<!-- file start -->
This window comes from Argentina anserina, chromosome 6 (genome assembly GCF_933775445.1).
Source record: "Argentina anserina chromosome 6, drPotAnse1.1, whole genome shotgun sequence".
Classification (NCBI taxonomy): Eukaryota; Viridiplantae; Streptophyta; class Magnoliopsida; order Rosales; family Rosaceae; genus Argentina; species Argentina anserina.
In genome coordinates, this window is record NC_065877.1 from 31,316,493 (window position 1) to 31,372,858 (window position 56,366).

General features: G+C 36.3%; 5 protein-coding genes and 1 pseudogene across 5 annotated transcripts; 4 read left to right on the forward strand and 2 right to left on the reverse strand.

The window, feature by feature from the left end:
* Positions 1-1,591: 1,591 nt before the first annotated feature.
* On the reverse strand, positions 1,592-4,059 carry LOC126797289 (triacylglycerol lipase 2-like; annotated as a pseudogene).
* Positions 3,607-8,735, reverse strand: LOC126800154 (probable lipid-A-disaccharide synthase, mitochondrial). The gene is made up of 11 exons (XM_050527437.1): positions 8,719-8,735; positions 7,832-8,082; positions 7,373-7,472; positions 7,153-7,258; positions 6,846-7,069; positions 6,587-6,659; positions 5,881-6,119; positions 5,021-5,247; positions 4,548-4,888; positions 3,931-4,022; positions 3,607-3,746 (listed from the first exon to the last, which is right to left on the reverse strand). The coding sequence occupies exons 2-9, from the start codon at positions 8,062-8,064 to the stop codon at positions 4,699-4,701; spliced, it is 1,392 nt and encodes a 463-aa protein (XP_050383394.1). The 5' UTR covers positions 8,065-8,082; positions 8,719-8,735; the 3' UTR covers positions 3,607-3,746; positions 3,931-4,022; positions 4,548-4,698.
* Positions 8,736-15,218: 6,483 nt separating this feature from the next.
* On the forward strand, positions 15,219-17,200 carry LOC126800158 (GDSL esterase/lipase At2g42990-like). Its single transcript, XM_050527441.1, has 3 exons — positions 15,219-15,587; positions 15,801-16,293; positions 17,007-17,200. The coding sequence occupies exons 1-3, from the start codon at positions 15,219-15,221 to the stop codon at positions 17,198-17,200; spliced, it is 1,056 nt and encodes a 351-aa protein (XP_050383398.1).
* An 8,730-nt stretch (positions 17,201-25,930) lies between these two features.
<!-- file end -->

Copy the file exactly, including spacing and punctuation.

This window comes from Argentina anserina, chromosome 6 (genome assembly GCF_933775445.1).
Source record: "Argentina anserina chromosome 6, drPotAnse1.1, whole genome shotgun sequence".
Classification (NCBI taxonomy): Eukaryota; Viridiplantae; Streptophyta; class Magnoliopsida; order Rosales; family Rosaceae; genus Argentina; species Argentina anserina.
In genome coordinates, this window is record NC_065877.1 from 31,316,493 (window position 1) to 31,372,858 (window position 56,366).

General features: G+C 36.3%; 5 protein-coding genes and 1 pseudogene across 5 annotated transcripts; 4 read left to right on the forward strand and 2 right to left on the reverse strand.

The window, feature by feature from the left end:
* Positions 1-1,591: 1,591 nt before the first annotated feature.
* On the reverse strand, positions 1,592-4,059 carry LOC126797289 (triacylglycerol lipase 2-like; annotated as a pseudogene).
* Positions 3,607-8,735, reverse strand: LOC126800154 (probable lipid-A-disaccharide synthase, mitochondrial). The gene is made up of 11 exons (XM_050527437.1): positions 8,719-8,735; positions 7,832-8,082; positions 7,373-7,472; positions 7,153-7,258; positions 6,846-7,069; positions 6,587-6,659; positions 5,881-6,119; positions 5,021-5,247; positions 4,548-4,888; positions 3,931-4,022; positions 3,607-3,746 (listed from the first exon to the last, which is right to left on the reverse strand). The coding sequence occupies exons 2-9, from the start codon at positions 8,062-8,064 to the stop codon at positions 4,699-4,701; spliced, it is 1,392 nt and encodes a 463-aa protein (XP_050383394.1). The 5' UTR covers positions 8,065-8,082; positions 8,719-8,735; the 3' UTR covers positions 3,607-3,746; positions 3,931-4,022; positions 4,548-4,698.
* Positions 8,736-15,218: 6,483 nt separating this feature from the next.
* On the forward strand, positions 15,219-17,200 carry LOC126800158 (GDSL esterase/lipase At2g42990-like). Its single transcript, XM_050527441.1, has 3 exons — positions 15,219-15,587; positions 15,801-16,293; positions 17,007-17,200. The coding sequence occupies exons 1-3, from the start codon at positions 15,219-15,221 to the stop codon at positions 17,198-17,200; spliced, it is 1,056 nt and encodes a 351-aa protein (XP_050383398.1).
* An 8,730-nt stretch (positions 17,201-25,930) lies between these two features.